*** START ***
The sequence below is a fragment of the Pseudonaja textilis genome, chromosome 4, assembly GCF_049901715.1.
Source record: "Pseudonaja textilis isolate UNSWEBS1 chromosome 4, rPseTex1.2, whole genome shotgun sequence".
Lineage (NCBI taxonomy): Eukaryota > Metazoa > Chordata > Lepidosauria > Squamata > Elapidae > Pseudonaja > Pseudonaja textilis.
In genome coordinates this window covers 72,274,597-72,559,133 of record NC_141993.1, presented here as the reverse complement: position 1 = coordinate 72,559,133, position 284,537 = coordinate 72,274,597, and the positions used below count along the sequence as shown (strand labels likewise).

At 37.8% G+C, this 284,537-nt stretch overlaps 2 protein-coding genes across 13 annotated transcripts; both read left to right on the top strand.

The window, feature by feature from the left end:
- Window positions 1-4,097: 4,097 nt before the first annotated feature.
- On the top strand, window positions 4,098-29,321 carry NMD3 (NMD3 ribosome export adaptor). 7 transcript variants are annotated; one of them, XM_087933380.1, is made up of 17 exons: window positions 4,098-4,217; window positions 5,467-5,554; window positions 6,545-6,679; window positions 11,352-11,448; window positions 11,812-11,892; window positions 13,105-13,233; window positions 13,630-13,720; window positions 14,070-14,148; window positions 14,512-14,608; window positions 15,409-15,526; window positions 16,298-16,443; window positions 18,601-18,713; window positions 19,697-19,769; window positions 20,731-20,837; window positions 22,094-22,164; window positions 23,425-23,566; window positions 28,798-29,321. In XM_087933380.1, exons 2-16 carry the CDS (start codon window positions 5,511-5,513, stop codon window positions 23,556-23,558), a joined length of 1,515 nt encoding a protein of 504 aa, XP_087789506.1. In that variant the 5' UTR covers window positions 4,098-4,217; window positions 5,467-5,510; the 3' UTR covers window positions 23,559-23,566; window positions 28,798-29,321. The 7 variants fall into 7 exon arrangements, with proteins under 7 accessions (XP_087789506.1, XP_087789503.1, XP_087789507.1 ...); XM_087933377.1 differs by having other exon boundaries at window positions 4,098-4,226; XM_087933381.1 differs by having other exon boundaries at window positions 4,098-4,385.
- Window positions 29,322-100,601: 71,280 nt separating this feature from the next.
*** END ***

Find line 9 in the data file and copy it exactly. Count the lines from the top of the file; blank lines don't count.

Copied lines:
- Window positions 29,322-100,601: 71,280 nt separating this feature from the next.